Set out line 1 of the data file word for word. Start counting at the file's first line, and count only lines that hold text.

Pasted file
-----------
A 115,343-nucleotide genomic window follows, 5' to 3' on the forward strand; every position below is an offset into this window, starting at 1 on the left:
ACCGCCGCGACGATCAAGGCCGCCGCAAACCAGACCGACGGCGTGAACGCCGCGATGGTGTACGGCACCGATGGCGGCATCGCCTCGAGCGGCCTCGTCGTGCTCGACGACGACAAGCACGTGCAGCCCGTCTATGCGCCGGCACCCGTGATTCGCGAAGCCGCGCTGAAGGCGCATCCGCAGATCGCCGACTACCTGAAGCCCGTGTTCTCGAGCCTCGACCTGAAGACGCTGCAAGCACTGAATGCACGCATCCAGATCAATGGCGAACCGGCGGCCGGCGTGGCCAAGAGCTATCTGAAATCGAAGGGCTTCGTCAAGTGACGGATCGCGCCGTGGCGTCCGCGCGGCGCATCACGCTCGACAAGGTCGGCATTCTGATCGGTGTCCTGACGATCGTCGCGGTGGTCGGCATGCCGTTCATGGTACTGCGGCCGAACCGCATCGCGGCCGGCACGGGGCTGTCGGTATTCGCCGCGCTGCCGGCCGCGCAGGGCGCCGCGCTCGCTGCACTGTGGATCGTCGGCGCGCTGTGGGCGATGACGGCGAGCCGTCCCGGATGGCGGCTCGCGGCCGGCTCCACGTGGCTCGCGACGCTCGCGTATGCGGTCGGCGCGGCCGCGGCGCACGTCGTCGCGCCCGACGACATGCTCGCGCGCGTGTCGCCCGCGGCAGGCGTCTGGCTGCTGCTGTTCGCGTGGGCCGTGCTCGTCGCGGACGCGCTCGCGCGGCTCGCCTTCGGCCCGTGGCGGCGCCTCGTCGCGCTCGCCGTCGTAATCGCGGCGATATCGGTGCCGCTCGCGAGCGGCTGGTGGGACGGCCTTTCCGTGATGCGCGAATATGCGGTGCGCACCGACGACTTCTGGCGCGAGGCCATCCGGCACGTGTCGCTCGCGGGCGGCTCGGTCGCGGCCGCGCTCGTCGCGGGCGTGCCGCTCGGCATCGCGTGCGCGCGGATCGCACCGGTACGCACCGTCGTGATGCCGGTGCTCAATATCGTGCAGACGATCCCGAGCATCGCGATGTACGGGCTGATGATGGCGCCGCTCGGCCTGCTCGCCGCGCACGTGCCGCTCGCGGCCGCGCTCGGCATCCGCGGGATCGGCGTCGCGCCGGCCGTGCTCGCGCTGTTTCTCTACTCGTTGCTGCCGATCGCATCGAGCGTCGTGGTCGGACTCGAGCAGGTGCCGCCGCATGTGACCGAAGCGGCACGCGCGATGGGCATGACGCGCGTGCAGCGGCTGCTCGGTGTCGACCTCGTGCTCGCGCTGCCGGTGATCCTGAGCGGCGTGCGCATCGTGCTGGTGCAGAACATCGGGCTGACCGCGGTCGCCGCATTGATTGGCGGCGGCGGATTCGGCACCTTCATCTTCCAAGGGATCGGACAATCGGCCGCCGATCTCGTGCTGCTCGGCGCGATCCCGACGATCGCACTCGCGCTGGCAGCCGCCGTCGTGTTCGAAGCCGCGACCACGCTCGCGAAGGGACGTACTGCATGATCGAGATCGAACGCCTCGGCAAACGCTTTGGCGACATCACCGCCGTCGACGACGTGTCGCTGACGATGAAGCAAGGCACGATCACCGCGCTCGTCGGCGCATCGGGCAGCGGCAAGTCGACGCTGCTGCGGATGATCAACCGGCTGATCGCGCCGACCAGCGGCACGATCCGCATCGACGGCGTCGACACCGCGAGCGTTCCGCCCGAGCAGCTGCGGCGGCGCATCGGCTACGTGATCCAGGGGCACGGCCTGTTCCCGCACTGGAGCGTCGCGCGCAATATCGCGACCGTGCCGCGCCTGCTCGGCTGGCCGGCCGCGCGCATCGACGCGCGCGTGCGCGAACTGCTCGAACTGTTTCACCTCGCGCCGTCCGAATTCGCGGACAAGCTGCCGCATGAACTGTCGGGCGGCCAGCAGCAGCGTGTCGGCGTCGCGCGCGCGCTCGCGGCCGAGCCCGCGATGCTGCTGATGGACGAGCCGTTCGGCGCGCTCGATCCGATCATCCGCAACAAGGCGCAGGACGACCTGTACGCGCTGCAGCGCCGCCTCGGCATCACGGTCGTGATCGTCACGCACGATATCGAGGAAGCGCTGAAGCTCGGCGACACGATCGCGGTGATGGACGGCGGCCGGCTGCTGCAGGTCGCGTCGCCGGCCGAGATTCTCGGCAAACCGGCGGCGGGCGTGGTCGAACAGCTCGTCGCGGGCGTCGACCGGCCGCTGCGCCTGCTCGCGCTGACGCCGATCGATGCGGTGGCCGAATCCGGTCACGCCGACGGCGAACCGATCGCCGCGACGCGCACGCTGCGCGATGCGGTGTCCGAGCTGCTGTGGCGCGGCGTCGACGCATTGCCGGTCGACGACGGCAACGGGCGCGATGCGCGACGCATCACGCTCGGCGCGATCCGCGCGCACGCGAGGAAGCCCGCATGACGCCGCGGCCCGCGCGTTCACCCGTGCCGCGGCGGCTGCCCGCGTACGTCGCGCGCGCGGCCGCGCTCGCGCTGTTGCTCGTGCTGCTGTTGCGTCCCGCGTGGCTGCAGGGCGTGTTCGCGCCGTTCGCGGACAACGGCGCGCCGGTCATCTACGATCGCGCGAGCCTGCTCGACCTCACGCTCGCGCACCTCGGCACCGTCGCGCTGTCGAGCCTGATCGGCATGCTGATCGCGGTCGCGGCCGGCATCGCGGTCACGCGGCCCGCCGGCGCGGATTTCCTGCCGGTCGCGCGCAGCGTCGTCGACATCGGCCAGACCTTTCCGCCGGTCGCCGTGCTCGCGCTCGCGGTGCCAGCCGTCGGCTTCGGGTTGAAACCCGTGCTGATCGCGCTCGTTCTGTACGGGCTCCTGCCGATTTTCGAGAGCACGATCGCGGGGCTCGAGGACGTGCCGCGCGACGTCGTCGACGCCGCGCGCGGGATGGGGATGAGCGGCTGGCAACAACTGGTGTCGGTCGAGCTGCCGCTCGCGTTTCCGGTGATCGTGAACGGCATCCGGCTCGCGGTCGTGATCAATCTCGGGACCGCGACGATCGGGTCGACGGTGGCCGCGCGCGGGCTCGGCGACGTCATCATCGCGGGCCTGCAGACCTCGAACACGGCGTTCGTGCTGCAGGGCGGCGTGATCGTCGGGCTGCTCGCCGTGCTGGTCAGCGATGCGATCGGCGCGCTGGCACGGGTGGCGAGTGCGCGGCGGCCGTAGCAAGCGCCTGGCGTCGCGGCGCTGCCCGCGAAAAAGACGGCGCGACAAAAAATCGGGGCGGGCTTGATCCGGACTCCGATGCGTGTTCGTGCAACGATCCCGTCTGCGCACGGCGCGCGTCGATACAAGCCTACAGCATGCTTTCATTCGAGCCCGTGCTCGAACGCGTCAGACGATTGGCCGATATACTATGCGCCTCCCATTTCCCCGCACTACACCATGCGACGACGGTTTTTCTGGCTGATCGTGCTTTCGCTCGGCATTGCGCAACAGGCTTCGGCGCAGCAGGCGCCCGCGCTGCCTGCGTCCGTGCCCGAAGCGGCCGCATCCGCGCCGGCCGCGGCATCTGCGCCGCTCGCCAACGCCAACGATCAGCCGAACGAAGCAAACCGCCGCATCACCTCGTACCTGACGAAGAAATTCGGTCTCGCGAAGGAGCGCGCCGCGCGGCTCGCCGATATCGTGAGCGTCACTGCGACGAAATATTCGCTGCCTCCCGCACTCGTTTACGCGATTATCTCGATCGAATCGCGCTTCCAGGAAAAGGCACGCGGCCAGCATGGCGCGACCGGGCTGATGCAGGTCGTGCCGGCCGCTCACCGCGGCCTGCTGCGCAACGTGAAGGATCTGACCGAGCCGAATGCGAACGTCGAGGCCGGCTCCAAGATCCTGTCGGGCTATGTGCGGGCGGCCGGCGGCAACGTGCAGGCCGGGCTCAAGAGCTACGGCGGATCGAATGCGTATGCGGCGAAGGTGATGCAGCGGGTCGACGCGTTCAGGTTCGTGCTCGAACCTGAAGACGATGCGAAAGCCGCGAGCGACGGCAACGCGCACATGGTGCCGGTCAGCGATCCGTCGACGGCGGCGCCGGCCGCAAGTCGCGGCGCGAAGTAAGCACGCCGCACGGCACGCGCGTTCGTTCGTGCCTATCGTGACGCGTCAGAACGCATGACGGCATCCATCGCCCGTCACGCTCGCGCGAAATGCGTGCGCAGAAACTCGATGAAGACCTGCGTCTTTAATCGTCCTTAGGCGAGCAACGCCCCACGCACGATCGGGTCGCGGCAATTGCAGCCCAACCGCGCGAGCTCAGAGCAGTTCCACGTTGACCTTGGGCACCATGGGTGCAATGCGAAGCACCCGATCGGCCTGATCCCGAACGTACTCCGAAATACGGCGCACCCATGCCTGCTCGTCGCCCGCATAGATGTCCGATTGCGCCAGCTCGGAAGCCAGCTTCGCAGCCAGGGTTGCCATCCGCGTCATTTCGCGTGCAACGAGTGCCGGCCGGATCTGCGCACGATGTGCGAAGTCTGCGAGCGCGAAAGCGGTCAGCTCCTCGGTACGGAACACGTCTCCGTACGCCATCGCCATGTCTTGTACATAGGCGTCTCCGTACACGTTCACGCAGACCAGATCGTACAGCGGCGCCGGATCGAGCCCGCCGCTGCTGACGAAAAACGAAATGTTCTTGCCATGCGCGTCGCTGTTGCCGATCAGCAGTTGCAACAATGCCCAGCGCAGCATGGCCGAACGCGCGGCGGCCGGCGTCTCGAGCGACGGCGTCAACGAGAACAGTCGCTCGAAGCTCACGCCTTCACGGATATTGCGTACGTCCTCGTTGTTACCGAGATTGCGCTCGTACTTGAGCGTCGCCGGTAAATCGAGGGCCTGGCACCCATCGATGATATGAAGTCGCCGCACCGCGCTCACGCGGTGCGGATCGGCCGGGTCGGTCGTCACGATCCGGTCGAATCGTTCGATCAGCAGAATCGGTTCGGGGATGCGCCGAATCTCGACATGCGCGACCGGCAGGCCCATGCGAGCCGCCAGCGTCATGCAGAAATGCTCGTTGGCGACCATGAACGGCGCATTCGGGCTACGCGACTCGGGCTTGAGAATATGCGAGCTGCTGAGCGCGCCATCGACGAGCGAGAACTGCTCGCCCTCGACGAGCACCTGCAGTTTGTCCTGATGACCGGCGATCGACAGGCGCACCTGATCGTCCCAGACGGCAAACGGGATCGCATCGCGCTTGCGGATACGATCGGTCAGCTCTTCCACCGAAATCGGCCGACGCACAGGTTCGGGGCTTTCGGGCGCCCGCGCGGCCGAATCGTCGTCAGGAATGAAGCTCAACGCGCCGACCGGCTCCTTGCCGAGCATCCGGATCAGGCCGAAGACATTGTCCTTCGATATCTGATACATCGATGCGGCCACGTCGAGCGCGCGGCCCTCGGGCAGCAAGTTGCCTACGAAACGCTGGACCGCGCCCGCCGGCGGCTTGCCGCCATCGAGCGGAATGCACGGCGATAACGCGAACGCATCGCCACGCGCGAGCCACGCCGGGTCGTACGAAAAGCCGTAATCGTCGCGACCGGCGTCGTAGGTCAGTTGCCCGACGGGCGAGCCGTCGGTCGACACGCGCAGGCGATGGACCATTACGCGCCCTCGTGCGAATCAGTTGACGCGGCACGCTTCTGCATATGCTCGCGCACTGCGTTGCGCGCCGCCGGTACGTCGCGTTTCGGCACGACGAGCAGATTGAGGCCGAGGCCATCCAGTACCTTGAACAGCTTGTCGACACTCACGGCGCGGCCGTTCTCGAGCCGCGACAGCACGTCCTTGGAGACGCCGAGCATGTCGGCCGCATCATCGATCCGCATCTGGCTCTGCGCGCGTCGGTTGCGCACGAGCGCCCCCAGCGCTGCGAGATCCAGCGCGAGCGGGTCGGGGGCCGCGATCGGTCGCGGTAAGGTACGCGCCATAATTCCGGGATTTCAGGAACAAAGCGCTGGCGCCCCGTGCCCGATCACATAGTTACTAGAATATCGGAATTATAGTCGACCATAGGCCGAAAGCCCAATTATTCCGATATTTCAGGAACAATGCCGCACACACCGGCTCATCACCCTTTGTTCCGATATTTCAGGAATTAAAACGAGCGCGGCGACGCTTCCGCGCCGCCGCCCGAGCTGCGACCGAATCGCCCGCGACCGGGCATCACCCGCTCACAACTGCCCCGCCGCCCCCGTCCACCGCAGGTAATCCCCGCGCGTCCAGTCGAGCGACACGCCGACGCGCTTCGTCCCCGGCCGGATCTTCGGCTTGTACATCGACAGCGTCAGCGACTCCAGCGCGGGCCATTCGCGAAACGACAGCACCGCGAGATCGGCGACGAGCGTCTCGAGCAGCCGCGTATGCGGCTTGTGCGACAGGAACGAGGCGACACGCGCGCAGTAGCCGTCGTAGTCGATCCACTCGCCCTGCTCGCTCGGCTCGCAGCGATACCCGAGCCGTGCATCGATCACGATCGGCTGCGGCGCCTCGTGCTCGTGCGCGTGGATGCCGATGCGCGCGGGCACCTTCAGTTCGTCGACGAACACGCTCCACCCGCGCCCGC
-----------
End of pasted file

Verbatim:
A 115,343-nucleotide genomic window follows, 5' to 3' on the forward strand; every position below is an offset into this window, starting at 1 on the left: